Falling Into Place

September 2017, Truro, MA

Falling Into Place

 

You don’t intend to but you just do. You fall in love. You fall deeply, but not madly, in love. Loving a PLACE produces no madness. Falling in love with a PLACE is blissful, exquisitely somatic and “holy shit” humbling. PLACES don’t court you; they grab you without sizing you up. There is little room for mind, will or volition to get too full of itself; instead you contract (into your smallness) and expand (into your vastness) while being sung to by a muse named Wonder.

Place can root you down into direct sensation so quickly, so thoroughly that before you have time to step back into the world of concept you are deep inside the pink/gold/tangerine sky and seal heads surfacing sunset over Race Point.

There is little lens and (even less if your phone is put down) and there is no desire to relay the stun of it all. You give up on hoarding the experience because beauty, wonder and nature’s multitudes won’t be hoarded. There is just the melting into PLACE and any wistfulness that sneaks through the membrane of the raw moment fades as soon as you own it, name it and see if for what it is. Desire and the desire to grasp.

Waves loosen grasping. Dunes shift it and the light that plays with cloud, sea, sun, and refraction whispers, “You don’t stand a chance; you are not solid,  so let this love you.”

What? Let it love me?

Human to human love is astoundingly strong and complicated. Personality, desire, projection and expectation can’t help but mix to make relationships, of all sorts, fraught.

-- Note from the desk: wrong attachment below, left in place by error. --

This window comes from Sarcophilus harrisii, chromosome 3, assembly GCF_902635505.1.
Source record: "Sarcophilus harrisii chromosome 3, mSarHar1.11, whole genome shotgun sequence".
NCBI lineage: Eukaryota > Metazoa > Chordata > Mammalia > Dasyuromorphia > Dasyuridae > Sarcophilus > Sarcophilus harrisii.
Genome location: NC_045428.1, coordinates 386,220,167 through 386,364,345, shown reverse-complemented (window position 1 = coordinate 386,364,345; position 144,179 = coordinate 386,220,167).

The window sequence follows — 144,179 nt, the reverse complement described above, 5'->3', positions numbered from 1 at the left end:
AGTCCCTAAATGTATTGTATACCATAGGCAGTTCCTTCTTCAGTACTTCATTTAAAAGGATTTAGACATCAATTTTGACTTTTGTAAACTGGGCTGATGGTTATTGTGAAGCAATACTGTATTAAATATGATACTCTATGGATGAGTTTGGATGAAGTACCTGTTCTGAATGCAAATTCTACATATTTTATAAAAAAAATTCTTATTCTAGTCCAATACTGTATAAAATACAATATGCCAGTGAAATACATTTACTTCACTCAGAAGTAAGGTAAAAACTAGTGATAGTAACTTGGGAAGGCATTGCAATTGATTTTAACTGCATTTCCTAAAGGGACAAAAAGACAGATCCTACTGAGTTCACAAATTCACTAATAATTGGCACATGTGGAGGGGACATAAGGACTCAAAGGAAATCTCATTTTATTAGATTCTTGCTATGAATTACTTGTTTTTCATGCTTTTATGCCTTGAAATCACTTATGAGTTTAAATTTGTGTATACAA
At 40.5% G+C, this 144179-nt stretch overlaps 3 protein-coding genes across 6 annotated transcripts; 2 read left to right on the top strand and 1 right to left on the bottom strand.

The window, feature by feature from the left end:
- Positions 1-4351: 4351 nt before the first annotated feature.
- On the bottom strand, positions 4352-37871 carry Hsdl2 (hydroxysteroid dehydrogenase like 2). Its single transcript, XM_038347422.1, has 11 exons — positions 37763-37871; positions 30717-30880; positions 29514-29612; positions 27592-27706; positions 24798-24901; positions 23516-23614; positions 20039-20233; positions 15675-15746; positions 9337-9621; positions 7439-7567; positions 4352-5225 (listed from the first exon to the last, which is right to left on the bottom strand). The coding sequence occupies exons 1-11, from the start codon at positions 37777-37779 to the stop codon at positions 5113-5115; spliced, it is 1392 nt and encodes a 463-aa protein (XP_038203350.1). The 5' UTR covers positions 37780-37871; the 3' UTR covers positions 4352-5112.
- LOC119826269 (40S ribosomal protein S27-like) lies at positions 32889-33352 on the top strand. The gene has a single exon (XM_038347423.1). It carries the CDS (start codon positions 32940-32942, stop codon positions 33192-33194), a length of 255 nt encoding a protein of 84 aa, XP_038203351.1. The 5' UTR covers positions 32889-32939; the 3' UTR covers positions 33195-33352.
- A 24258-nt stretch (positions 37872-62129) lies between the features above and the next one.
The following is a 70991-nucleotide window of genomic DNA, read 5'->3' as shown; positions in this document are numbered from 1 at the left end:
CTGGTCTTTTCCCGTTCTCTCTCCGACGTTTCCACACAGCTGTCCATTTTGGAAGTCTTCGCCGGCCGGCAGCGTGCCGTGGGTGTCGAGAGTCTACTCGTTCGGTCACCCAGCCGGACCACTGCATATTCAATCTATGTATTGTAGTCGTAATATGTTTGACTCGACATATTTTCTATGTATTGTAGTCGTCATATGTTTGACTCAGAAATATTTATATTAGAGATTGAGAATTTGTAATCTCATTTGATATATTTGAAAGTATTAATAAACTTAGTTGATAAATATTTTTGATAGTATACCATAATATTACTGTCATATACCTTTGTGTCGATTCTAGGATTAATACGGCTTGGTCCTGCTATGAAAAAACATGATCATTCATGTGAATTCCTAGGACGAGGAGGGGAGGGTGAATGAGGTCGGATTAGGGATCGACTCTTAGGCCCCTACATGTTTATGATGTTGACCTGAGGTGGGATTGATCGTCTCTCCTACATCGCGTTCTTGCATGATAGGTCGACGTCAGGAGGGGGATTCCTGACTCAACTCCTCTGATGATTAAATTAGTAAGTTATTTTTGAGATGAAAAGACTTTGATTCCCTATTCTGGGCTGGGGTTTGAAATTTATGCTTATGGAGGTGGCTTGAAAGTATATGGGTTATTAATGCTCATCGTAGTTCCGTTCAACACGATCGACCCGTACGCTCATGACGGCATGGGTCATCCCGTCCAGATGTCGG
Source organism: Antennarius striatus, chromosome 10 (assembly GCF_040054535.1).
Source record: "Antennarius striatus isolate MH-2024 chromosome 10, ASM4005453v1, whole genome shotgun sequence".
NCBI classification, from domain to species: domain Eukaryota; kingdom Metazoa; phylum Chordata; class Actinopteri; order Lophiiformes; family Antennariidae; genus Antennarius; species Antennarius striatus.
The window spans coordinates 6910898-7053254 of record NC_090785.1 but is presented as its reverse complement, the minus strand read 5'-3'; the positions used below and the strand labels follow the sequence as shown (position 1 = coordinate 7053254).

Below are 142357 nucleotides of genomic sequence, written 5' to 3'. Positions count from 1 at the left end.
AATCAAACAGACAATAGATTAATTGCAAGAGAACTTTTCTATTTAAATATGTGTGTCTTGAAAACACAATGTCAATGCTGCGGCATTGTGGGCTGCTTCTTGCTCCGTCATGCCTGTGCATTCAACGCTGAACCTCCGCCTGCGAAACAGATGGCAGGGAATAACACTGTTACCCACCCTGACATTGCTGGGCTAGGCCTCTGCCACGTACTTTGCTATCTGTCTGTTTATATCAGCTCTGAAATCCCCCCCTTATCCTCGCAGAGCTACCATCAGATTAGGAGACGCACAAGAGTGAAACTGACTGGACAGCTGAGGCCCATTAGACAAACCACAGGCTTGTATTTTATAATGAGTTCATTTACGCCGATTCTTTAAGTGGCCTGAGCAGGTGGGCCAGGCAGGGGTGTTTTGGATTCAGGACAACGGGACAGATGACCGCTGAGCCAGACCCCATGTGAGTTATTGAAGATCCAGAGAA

Love of PLACE is not necessarily fraught with the sword wielding “I, Me, Mine”. Love of PLACE is complex, multi-textured,  layered with both solid and frothy memories but it is not complicated. Complexity and complication are different.

Letting a PLACE love you turns you into a steward. Stewardship is not just doing the right thing by caring for a PLACE; stewardship is the result of being loved by a PLACE. 

‘What, you might say, the ocean, rivers, beach, forest and lake do not- and cannot- love you! What an idiotic human- centric thing to say! “

And my response to this might be:

“Stop thinking like an idiotic, human-centric human and let a PLACE penetrate your being! Be still. Don’t utter a word. Without trying too hard, allow yourself to empty out of yourself. You might tell yourself that you are loving a PLACE but the truth is that the PLACE is loving you.

Do the tidal flats hold any awareness of Donna? No. Do the banks of the Hudson feel my presence? No. Do the elks feeding up on the alpine plains in Rocky Mountain National Park care about me? No.   But the fact is, this all exists and because I am receiving this wondrous beauty, I am experiencing unfettered love. The permeable membrane of this here Donna woman is being embraced in PLACE and it won’t let  me go. And I want to hold it with something that feels less like grasping and more like miles- deep gratitude and protectiveness.

Is Stewardship the result of loving a PLACE or being loved by a PLACE?